Now Cornish pasties need mastering with both hands, and if you don't deal with them in an orderly and disciplined way the contents spill out, so it's not an eatable conducive to leaping about in a ditch collecting up little packages, stuffing them in your pocket and waving enthusiastically at the next freebie wagon. So questions had to be asked, values had to be weighed, decisions taken: pasty or freebies?

Luckily the next members of the cavalcade solved the problem. Both the Crédit Agricole and the Crédit Lyonnais (major French banks) convoys passed, complete with full bevies of pretty girls. Did they throw out bundles of bunce?  Some hope. Not a doit, not a stiver. A Gendarmerie cohort passed, but no flutter of Get Out Of Jail Free cards. Mean hounds. Still, I got my Cornish pasty eaten undisturbed.

A long wait followed, between the passing of la caravane publicitaire and the first distant drone of the helicopters, televising the race from above but also breaking off now and again to film features of interest along the route. Another police escort, lights flashing, and two cyclists appeared, heads down, side by side, seemingly deaf to applause and shouts of encouragement from Indispensable William's pasty-fortified guests. They turned out to be a Frenchman, Vogondy, and a Spaniard (who would probably prefer to be called a Basque) called Txurruka, who eventually won the overall Tour award for the most combative competitor. This is the nearest we came to rubbing shoulders with the mighty. They must have been in close proximity for all of 4 seconds.

Another wait, the best part of 10 minutes, for the main body of cyclists to appear, a close-packed battalion about 180 strong. This is what the French call le peloton, a curious word originally meaning a hank of wool. This was undoubtedly impressive, but I fell to wondering what impact the ambience had on all these people. What can they possibly have taken in of the splendid local scenery, the roadside banners and slogans, curiosities like the Danish staff of a local restaurant gathered on the roof waving their national flags, when all they look at are the white lines painted on the road and the sinewy backsides of the competitors in front of them? Unless, of course, they were Vogondy and Txurruka.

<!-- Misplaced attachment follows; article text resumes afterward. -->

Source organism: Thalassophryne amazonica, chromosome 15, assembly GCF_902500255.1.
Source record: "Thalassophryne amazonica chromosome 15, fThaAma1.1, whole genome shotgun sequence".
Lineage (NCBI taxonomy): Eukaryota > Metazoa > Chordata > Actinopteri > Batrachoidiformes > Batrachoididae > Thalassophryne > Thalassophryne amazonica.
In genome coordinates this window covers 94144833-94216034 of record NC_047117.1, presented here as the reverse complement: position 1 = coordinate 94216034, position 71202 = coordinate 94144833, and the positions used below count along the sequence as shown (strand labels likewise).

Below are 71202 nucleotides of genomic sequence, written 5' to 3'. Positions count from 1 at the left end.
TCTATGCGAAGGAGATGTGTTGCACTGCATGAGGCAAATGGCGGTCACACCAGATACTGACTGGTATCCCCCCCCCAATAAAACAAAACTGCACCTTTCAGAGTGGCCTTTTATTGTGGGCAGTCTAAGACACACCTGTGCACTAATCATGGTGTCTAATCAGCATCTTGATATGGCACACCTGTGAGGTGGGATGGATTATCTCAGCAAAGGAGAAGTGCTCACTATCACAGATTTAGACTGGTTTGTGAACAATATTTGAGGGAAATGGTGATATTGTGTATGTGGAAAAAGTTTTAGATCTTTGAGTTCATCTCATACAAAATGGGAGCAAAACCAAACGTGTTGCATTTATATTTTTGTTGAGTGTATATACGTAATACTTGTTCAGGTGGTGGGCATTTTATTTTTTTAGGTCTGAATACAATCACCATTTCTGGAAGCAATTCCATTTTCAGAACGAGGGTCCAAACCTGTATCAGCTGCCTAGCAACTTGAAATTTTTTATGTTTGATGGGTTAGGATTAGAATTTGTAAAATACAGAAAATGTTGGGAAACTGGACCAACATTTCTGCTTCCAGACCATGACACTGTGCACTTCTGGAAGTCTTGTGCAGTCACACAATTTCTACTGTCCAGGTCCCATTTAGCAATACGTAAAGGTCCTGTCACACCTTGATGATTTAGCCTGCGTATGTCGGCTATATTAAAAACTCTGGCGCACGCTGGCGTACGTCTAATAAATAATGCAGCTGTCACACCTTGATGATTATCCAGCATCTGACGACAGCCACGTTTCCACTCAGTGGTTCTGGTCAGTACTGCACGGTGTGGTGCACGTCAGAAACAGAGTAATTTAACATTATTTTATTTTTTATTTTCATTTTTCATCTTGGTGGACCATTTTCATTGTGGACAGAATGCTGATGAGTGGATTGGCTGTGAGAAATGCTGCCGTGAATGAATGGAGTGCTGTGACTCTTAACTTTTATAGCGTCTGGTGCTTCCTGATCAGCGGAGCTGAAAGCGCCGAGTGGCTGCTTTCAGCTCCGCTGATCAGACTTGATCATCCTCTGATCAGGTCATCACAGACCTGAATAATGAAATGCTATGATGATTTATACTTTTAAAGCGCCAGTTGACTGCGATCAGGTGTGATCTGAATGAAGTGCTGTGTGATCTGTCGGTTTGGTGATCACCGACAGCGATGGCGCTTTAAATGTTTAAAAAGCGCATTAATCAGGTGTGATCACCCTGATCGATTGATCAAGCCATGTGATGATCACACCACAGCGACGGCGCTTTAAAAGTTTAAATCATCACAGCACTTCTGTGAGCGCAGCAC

A final police vehicle came through displaying the message fin de course, end of the race, meaning that the road would soon be reopened and we could go home. We watched the rest of the race on television (neither Vogondy nor Txurruka came anywhere), and the next day I had to drive in the direction the Tour de France had taken. I was surprised by the number of slogans that had appeared, painted, sprayed and even stencilled on the tarmac, urging teams and individual riders on. So this is what all those heads-down, bottoms-up cyclists see. I hope they appreciate the messages.

But here and there among the slogans someone had painted dopés (dope, drug-takers) in large red letters. Oh goodness, not again. When will they learn? Never mind, I came away with grateful feelings of having been wonderfully close to something honest, unalloyed and unadulterated, something richly enjoyable that I never thought to see in our forgotten corner of the Languedoc. Merci, William: your Cornish pasties were superb, clear winners every time.